Analog, or XLR microphones (XLR is the name for the special three-pin connector by which they are connected to recording equipment), like the Neat Worker Bee and Neat King Bee microphones, are mics that have been around for decades, and typically what most people think of when they hear the word “microphone.” Professionals often prefer analog microphones because they provide the user complete flexibility throughout the signal chain. Unlike USB microphones, analog microphones require an additional microphone preamplifier, as well as analog to digital conversion, before they can be used with common conferencing or recording software on a computer.
The Neat Worker Bee microphone is a cardioid condenser microphone that features class A discrete electronics, and a 24mm permanently polarized condenser capsule. The Worker Bee is well suited for voice applications like conference calls and narration because of its fantastic mid-range frequency presence.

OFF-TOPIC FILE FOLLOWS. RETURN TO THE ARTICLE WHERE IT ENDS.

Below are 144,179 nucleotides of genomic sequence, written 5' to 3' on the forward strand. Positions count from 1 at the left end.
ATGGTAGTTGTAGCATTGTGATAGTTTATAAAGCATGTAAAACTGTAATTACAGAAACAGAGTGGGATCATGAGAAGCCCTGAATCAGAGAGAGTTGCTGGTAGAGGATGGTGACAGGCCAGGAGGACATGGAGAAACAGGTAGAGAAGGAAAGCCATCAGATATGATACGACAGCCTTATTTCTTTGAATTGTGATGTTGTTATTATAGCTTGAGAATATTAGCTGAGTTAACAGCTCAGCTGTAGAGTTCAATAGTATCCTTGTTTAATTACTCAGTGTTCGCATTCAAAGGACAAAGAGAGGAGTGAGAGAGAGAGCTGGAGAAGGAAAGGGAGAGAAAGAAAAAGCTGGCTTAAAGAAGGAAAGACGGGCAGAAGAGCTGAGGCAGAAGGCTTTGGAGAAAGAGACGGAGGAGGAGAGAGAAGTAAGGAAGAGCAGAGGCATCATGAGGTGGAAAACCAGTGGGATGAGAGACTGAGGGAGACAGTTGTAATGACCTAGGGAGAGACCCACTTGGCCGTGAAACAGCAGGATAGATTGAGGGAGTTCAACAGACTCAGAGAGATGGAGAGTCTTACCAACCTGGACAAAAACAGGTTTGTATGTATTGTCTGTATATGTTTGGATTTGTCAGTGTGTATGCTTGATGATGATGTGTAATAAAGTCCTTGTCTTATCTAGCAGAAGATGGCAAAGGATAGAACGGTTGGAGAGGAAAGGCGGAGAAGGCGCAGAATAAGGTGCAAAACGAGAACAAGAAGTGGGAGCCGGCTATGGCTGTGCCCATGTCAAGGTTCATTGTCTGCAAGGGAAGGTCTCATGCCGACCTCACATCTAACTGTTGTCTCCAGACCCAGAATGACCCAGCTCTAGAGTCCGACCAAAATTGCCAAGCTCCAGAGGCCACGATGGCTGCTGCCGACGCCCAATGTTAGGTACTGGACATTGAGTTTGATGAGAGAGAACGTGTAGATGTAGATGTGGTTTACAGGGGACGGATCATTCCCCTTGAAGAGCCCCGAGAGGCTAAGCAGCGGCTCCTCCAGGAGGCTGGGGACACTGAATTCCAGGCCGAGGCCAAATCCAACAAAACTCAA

The Neat King Bee is similar to the Worker Bee in that it too is a cardioid condenser microphone featuring class A discrete electronics, but the King Bee features a 35mm large diaphragm condenser capsule, which provides a rich, full-range extended frequency response, perfect for capturing every nuance of your voice or instrument.
Both of Neat’s analog microphones are an amazing value and will ensure you’re heard loudly and clearly among the din of an online meeting.
Neat Mics by Application
Below is a comparison chart showing Neat's microphone types and their suggested use applications.
Neat Mics by Application
On the right is a comparison chart showing Neat's microphone types and their suggested use applications.
There are many options for online software platforms that connect you with colleagues and friends. Most are simple and intuitive to use and all support external microphones and webcams. The list below is not meant to be conclusive, but is instead a good place to start your research with some of the more popular apps available.
1. Skype – Available as a free download, Skype was one of the first common conferencing software applications available on the market. Not only can you connect with multiple computer-connected colleagues or friends at one time on Skype, you can use Skype to call regular phone lines both domestically and internationally.